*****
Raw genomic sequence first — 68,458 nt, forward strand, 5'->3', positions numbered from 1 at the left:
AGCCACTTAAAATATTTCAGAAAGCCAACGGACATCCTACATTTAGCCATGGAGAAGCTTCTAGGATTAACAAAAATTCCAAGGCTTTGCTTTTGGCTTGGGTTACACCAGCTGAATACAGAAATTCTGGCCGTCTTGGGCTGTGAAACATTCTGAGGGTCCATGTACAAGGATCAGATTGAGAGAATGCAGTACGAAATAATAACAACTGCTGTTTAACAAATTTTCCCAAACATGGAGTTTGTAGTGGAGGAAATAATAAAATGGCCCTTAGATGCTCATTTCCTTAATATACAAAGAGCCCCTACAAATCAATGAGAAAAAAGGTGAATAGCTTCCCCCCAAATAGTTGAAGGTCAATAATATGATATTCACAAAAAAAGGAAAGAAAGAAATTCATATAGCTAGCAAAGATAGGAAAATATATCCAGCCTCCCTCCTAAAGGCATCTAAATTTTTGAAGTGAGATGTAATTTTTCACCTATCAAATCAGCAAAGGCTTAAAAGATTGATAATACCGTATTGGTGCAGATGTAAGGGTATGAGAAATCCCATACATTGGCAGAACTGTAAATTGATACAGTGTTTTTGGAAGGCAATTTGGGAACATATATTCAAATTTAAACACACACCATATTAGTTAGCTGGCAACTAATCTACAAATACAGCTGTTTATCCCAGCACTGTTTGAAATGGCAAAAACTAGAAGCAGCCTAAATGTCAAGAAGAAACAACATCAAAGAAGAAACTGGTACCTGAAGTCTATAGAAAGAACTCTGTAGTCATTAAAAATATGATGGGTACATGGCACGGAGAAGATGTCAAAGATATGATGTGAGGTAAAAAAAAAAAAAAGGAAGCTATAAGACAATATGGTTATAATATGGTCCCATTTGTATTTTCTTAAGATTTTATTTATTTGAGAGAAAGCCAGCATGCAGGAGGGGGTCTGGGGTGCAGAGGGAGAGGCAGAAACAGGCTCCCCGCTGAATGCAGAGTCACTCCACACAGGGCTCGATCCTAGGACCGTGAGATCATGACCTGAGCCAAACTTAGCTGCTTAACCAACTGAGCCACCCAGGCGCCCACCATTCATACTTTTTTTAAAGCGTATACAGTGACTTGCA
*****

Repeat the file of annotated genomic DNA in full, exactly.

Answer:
Raw genomic sequence first — 68,458 nt, forward strand, 5'->3', positions numbered from 1 at the left:
AGCCACTTAAAATATTTCAGAAAGCCAACGGACATCCTACATTTAGCCATGGAGAAGCTTCTAGGATTAACAAAAATTCCAAGGCTTTGCTTTTGGCTTGGGTTACACCAGCTGAATACAGAAATTCTGGCCGTCTTGGGCTGTGAAACATTCTGAGGGTCCATGTACAAGGATCAGATTGAGAGAATGCAGTACGAAATAATAACAACTGCTGTTTAACAAATTTTCCCAAACATGGAGTTTGTAGTGGAGGAAATAATAAAATGGCCCTTAGATGCTCATTTCCTTAATATACAAAGAGCCCCTACAAATCAATGAGAAAAAAGGTGAATAGCTTCCCCCCAAATAGTTGAAGGTCAATAATATGATATTCACAAAAAAAGGAAAGAAAGAAATTCATATAGCTAGCAAAGATAGGAAAATATATCCAGCCTCCCTCCTAAAGGCATCTAAATTTTTGAAGTGAGATGTAATTTTTCACCTATCAAATCAGCAAAGGCTTAAAAGATTGATAATACCGTATTGGTGCAGATGTAAGGGTATGAGAAATCCCATACATTGGCAGAACTGTAAATTGATACAGTGTTTTTGGAAGGCAATTTGGGAACATATATTCAAATTTAAACACACACCATATTAGTTAGCTGGCAACTAATCTACAAATACAGCTGTTTATCCCAGCACTGTTTGAAATGGCAAAAACTAGAAGCAGCCTAAATGTCAAGAAGAAACAACATCAAAGAAGAAACTGGTACCTGAAGTCTATAGAAAGAACTCTGTAGTCATTAAAAATATGATGGGTACATGGCACGGAGAAGATGTCAAAGATATGATGTGAGGTAAAAAAAAAAAAAAGGAAGCTATAAGACAATATGGTTATAATATGGTCCCATTTGTATTTTCTTAAGATTTTATTTATTTGAGAGAAAGCCAGCATGCAGGAGGGGGTCTGGGGTGCAGAGGGAGAGGCAGAAACAGGCTCCCCGCTGAATGCAGAGTCACTCCACACAGGGCTCGATCCTAGGACCGTGAGATCATGACCTGAGCCAAACTTAGCTGCTTAACCAACTGAGCCACCCAGGCGCCCACCATTCATACTTTTTTTAAAGCGTATACAGTGACTTGCA